Hi everyone! It has been a whirlwind few weeks so I'm back to update on my dad and also hoping to receive a bit more advice and/or encouragement on our latest decisions.
So my dad (64 YO) underwent his biopsy, and all testing finally. Official diagnosis - stage IV NSCLC adenocarcinoma. He has a 3-4 cm mass in his right lung pressing into the right ventricle of the heart causing Superior Vena Cava Syndrome. Mild shortness of breath, dizziness and blue veins on his chest from the SVC. Cancer has spread only to the paratracheal lymph nodes, very small amount in the right 4th rib bone, and both adrenals. Brain MRI - negative for cancer. Left lung - negative and nowhere else is showing cancer yet. Initial blood test for genetic mutations came back a few days ago - everything is NEGATIVE! Completely deflated me on that. EKG done the other day - came back abnormal but sinus rhythm normal.
Second opinion at Baptist MD Anderson went as follows: Dr there was more concerned about SVC and palliative care. Wanted to do targeted radiation only to the lung mass to shrink and relieve pressure on the right ventricle. Targeted radiation for 6 weeks, palliative only for those 6 weeks, and wouldn't begin treating the cancer until 6-8 weeks out. This would also mean that he would not be eligible for any clinical trial after the targeted radiation to the lung mass only. Dr said low volume cancer right now.
Went back to first place - Moffitt - a few days later. My concern was the Keytruda/Vorinostat clinical trial they wanted to put my dad in. Had our second visit with the thoracic oncologist there. Went very well. Dr there is not as concerned about the SVC as the dr at Baptist MD Anderson. Said it's not bad enough YET to prolong treating the cancer now, will monitor it and evaluate each time, but that he wants to start cancer treatment now rather than palliative care only first. I felt much better about the clinical trial and we opted for Moffitt and the Keytruda/Vorinostat clinical. Dad was feeling positive and ready to get this started. Moffitt set up the trial, said he still needed another CT and EKG and blood work to get ready for the trial and his first Keytruda infusion was set for today, 3/28. Yesterday the doctor called and said my dad's PDL1 came back 0!! He needed at least a 1 to be eligible for the trial. So today was out and so was this trial. Completely let my dad down and he went from optimistic to feeling defeated.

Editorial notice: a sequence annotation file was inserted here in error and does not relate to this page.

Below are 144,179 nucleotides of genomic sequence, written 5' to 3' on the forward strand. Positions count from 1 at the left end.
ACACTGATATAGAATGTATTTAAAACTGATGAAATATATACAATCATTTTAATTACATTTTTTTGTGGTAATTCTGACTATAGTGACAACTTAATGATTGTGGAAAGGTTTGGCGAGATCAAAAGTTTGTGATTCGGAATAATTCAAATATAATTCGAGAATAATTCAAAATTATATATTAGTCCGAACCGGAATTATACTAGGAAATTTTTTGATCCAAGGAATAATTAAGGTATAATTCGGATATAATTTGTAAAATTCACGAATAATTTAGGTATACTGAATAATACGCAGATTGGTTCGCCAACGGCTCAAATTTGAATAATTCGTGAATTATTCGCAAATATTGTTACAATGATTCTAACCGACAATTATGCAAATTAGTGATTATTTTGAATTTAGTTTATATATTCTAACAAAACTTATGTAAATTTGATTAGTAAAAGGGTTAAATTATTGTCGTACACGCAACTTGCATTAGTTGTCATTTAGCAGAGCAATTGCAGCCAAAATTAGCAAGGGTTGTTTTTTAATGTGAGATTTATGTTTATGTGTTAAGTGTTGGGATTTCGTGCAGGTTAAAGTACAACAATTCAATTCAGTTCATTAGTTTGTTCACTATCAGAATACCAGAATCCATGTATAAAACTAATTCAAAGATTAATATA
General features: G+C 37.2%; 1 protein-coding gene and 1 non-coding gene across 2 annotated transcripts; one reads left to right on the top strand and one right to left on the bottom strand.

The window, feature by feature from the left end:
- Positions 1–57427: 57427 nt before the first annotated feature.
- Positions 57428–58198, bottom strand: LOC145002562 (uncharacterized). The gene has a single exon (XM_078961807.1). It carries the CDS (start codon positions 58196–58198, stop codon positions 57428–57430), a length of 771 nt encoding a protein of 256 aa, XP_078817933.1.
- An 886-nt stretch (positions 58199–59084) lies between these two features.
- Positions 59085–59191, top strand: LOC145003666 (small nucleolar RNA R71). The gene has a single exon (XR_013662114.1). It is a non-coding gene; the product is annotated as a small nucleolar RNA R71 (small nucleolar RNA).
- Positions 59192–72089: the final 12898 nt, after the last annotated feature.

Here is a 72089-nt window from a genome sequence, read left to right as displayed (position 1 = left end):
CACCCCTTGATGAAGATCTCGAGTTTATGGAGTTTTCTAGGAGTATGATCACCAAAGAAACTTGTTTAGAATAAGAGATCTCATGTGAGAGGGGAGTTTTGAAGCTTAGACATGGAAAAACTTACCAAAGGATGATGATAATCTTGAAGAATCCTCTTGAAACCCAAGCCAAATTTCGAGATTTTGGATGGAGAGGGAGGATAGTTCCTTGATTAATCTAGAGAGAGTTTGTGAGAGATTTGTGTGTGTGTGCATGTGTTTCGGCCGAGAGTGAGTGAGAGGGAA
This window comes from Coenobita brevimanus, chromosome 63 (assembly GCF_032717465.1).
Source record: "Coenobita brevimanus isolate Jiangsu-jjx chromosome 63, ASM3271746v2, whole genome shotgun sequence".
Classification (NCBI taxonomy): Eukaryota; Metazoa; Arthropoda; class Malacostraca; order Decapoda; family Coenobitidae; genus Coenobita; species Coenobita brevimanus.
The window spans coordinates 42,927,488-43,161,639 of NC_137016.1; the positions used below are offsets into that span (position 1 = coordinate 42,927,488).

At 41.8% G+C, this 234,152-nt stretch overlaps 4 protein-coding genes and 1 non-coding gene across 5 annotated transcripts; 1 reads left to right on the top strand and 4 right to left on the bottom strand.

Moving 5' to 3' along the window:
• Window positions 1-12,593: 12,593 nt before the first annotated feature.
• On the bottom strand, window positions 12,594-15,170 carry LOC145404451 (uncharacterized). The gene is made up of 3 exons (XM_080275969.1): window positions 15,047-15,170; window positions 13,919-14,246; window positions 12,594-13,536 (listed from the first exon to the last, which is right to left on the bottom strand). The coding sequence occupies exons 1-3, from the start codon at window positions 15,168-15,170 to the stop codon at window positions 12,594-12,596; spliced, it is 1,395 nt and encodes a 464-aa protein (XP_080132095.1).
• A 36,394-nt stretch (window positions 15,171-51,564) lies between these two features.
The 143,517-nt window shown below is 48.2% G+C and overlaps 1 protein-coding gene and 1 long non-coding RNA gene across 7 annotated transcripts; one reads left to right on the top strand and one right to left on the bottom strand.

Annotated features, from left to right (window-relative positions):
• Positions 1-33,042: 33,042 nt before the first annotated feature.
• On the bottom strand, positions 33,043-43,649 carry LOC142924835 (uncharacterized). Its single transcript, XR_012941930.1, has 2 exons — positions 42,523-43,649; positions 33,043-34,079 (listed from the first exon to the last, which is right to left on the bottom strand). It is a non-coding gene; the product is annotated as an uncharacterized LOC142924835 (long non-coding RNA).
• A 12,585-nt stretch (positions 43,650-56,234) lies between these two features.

Dr said the only other option now is Carboplatin and Alimta chemo (standard of care) or a clinical trial they are doing that is Carboplatin, Alimta and a third drug called Pirfenidone (FDA approved immune-enhancing drug for lung fibrosis). Clinical trial is in Phase I so no info on anything about it. Obviously we opted for the clinical trial to receive the same treatment plus the third drug because maybe it's better?
Dr said my dad COULD get Keytruda with chemo NOW but that if he did it would disqualify him from any second line treatment clinical trials that he would be eligible for if he failed the chemo + Pirfenidone clinical trial. We decided that it might be more devastating to disqualify him from any immunotherapy second line clinical trials than to take our chances with Keytruda in first line and have it possibly fail. I know PDL1 isn't always foolproof in who responds to Keytruda as I talked to a lady who had a PDL1 of 0 and Keytruda worked great for her and then a man who had a PDL1 of 90 and Keytruda failed to work for him. He is having another CT and EKG tomorrow to get ready for this new clinical trial and then he will start the Carboplatin/Alimta/Pirfenidone clinical trial this Friday.
I can't help second guess and wonder if opting for Keytruda with chemo in the first line is the better choice or if it's not worth the chance to disqualify him from any second line immunotherapy clinical trials should he fail the first line. My dad is very discouraged with this latest treatment as obviously we'd like above standard of care and right now that's almost his only option until second line unless we did Keytruda first line and put all eggs in one basket. My dad feels this is just going to prolong a little. Dr did say treatment plan is the same but just a different order now. This dr believes as long as a person receives immunotherapy and chemo that it doesn't have to be together at the same time, but will still have the same benefits. I hope that's correct but right now we have to trust him on that. We are still waiting for the other gene mutations to come back, which won't be for a little while, but as of now every single thing is negative. Wondering what everyone's thoughts are on this and if this can still potentially help him have a positive outcome? Dr's goal is obviously to get him to the 5 plus survival mark, but it feels options are dwindling. Thank you!!!!!